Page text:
Education, especially secondary education, is getting more and more expensive. The cost of a 4-year public university has gone up 110% from 1994 to 2014 (Source).
Conversely, wages have grown an astounding 8 times slower than that (Source).
What can you do to save for college? How can you help your kids? Are there certain vehicles that work better than others?
We’ll take a look at one of those in the following article.
What is a 529?
A college savings plan that is exempt from federal taxes, if you use the funds to pay for qualified education-related expenses.
Those expenses include tuition, books, room and board, computer equipment, and necessary supplies for students with special needs, as long as the student is attending at least half-time.
- Funds can be used for K-12, university, graduate school, and trade schools.
- Parents can withdraw $10,000 per student per year to pay for tuition ONLY.
- Other people, besides the account owner, can contribute to a 529 plan.
- If funds are used for the beneficiary you intended, they can be transferred to a family member.
- Earnings grow tax-deferred
- Gift tax exclusions – You are exempt from paying gift taxes if you keep it under $15,000 per individual per year, or $75,000 as lump sum every 5 years.
- A penalty of 10% will be assessed for funds used on non-qualified expenses.
- Limited investment options – most plans offer mutual funds as investments
- Risk-based – Aggressive, moderate, conservative, etc.
- Age-based – You can select an age-based fund from the get-go, and the fund company will reallocate into new funds as your child gets older.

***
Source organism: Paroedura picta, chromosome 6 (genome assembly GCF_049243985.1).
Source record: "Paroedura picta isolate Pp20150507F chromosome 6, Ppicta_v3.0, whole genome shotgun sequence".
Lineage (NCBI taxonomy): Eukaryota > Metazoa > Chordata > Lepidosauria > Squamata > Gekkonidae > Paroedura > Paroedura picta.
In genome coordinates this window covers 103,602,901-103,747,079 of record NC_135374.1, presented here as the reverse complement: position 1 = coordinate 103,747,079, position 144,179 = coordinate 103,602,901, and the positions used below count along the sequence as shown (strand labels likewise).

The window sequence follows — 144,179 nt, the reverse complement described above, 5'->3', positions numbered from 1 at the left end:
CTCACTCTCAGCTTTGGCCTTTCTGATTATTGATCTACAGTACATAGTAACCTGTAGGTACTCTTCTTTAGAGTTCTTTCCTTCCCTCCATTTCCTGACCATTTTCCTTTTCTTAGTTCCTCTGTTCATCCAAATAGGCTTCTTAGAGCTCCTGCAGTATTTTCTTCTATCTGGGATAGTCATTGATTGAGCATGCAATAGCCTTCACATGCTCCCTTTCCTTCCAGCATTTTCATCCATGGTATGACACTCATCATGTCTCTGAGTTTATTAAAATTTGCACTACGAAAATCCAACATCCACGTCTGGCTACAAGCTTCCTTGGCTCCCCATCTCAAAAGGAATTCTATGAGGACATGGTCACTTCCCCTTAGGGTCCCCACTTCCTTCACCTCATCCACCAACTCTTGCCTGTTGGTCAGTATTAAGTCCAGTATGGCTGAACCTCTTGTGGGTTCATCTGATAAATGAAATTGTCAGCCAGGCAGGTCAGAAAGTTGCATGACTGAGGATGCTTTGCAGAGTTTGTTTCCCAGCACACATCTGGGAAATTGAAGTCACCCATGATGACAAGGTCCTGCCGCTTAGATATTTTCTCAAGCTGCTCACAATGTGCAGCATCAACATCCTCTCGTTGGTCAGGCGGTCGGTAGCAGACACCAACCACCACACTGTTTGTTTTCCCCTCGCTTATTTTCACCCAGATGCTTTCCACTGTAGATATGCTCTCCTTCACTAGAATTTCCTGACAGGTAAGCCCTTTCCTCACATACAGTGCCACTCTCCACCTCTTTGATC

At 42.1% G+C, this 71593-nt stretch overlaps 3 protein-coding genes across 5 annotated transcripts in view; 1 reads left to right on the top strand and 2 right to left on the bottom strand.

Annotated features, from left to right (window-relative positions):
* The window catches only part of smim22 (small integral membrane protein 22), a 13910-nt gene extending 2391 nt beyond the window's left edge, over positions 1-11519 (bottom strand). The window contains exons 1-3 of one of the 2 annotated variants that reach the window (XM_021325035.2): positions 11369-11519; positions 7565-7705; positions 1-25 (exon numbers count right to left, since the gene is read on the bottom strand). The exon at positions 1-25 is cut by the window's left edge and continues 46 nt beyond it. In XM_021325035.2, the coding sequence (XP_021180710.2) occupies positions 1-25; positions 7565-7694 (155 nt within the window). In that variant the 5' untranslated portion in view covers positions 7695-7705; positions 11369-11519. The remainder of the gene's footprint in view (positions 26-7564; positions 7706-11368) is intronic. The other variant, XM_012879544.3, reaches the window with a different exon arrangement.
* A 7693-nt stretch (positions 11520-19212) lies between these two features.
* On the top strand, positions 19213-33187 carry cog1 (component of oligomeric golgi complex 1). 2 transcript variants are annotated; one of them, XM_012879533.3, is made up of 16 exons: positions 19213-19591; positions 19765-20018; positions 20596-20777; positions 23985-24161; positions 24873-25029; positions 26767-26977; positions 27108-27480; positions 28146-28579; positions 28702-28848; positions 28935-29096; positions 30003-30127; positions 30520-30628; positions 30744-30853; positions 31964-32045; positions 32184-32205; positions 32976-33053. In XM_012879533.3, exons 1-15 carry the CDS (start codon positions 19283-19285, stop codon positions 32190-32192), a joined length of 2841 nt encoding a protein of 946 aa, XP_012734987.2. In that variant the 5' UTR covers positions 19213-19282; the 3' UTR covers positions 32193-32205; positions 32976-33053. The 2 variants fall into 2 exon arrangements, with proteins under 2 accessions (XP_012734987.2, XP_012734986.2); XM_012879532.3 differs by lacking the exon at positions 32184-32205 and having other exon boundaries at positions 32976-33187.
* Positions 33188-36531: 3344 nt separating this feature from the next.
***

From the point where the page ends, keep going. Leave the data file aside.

- All plans come with federal tax advantages, but some states offer tax deductions and credits as well!
- Every dollar in a 529 plan will deduct 5.6% from your family’s need-based financial aid
- One way around that is to have a family member act as the custodian for the account, so it isn’t in your name
- However, once the child begins withdrawing the funds and is still attending school, they could have 50% of their financial aid withheld because those withdrawals are considered income
- You can open one using other state’s plans, besides your own state
Other types of accounts
- Coverdell ESA – Similar to the 529 in that you use the funds to pay for education-related expenses, However, there is an annual contribution limit of $2,000 per beneficiary, and there’s also an income restriction (once you make above a certain amount, you can no longer contribute to a Coverdell ESA).
- UTMA/UGMA – Stands for Uniform Transfer to Minors Act/Uniform Gift to Minors Act. I’ve written about this in the past, so if you’d like to learn more, check out the article here.
- IRA – You can use a Traditional IRA or a Roth IRA to pay for education expenses. Similar to the 529 and the Coverdell ESA, the expenses must be qualified and the student must go to a qualified institution, as indicated by the Department of Education. The most beneficial way to use an IRA is to withdraw the funds from a Roth IRA, but only withdraw what you contributed.
Secondary education is expensive! If you start saving for your kids’ college right away, the compounding returns could really help you save a decent amount.
It’s important to use the right vehicle, and, in my opinion, there’s no better option than the 529.
Be advised: Investments in 529 plans involve risks to principal and may involve additional fees such as enrollment charges and annual maintenance fees. 529 plans offer no guarantees. There are exceptions to the gift tax and estate tax exemptions; please contact a qualified tax, legal, or financial advisor for more information prior to investing.
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